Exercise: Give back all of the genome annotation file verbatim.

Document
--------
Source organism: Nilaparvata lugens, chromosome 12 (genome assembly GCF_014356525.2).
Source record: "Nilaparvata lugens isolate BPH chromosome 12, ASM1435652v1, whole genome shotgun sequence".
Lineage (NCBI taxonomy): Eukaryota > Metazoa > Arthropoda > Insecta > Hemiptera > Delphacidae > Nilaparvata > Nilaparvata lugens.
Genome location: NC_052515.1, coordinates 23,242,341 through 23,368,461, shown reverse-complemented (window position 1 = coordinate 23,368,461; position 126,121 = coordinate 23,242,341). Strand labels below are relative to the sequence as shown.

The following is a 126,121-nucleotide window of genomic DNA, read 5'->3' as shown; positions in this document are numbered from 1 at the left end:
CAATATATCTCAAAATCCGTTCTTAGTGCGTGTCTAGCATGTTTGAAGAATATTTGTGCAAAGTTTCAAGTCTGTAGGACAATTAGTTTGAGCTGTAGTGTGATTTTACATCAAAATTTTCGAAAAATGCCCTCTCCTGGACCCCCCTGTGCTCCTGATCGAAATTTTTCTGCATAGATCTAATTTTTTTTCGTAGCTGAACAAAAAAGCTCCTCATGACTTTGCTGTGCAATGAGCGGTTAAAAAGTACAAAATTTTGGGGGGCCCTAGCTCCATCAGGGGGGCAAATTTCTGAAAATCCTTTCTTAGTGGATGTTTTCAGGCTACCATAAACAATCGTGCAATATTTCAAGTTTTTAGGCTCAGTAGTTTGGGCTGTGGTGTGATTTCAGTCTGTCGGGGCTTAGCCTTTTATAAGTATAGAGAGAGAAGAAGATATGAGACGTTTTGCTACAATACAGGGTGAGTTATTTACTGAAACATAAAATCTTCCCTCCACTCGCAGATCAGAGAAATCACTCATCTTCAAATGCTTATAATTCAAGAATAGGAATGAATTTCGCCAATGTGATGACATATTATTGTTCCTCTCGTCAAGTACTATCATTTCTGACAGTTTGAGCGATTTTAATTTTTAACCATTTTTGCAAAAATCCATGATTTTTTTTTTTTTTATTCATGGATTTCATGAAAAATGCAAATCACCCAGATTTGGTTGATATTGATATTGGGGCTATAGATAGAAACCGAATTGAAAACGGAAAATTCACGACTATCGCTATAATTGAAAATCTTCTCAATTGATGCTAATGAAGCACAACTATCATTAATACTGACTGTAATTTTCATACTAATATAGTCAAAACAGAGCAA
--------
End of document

Source organism: Nilaparvata lugens, chromosome 12 (genome assembly GCF_014356525.2).
Source record: "Nilaparvata lugens isolate BPH chromosome 12, ASM1435652v1, whole genome shotgun sequence".
Lineage (NCBI taxonomy): Eukaryota > Metazoa > Arthropoda > Insecta > Hemiptera > Delphacidae > Nilaparvata > Nilaparvata lugens.
Genome location: NC_052515.1, coordinates 23,242,341 through 23,368,461, shown reverse-complemented (window position 1 = coordinate 23,368,461; position 126,121 = coordinate 23,242,341). Strand labels below are relative to the sequence as shown.

The following is a 126,121-nucleotide window of genomic DNA, read 5'->3' as shown; positions in this document are numbered from 1 at the left end:
CAATATATCTCAAAATCCGTTCTTAGTGCGTGTCTAGCATGTTTGAAGAATATTTGTGCAAAGTTTCAAGTCTGTAGGACAATTAGTTTGAGCTGTAGTGTGATTTTACATCAAAATTTTCGAAAAATGCCCTCTCCTGGACCCCCCTGTGCTCCTGATCGAAATTTTTCTGCATAGATCTAATTTTTTTTCGTAGCTGAACAAAAAAGCTCCTCATGACTTTGCTGTGCAATGAGCGGTTAAAAAGTACAAAATTTTGGGGGGCCCTAGCTCCATCAGGGGGGCAAATTTCTGAAAATCCTTTCTTAGTGGATGTTTTCAGGCTACCATAAACAATCGTGCAATATTTCAAGTTTTTAGGCTCAGTAGTTTGGGCTGTGGTGTGATTTCAGTCTGTCGGGGCTTAGCCTTTTATAAGTATAGAGAGAGAAGAAGATATGAGACGTTTTGCTACAATACAGGGTGAGTTATTTACTGAAACATAAAATCTTCCCTCCACTCGCAGATCAGAGAAATCACTCATCTTCAAATGCTTATAATTCAAGAATAGGAATGAATTTCGCCAATGTGATGACATATTATTGTTCCTCTCGTCAAGTACTATCATTTCTGACAGTTTGAGCGATTTTAATTTTTAACCATTTTTGCAAAAATCCATGATTTTTTTTTTTTTTATTCATGGATTTCATGAAAAATGCAAATCACCCAGATTTGGTTGATATTGATATTGGGGCTATAGATAGAAACCGAATTGAAAACGGAAAATTCACGACTATCGCTATAATTGAAAATCTTCTCAATTGATGCTAATGAAGCACAACTATCATTAATACTGACTGTAATTTTCATACTAATATAGTCAAAACAGAGCAA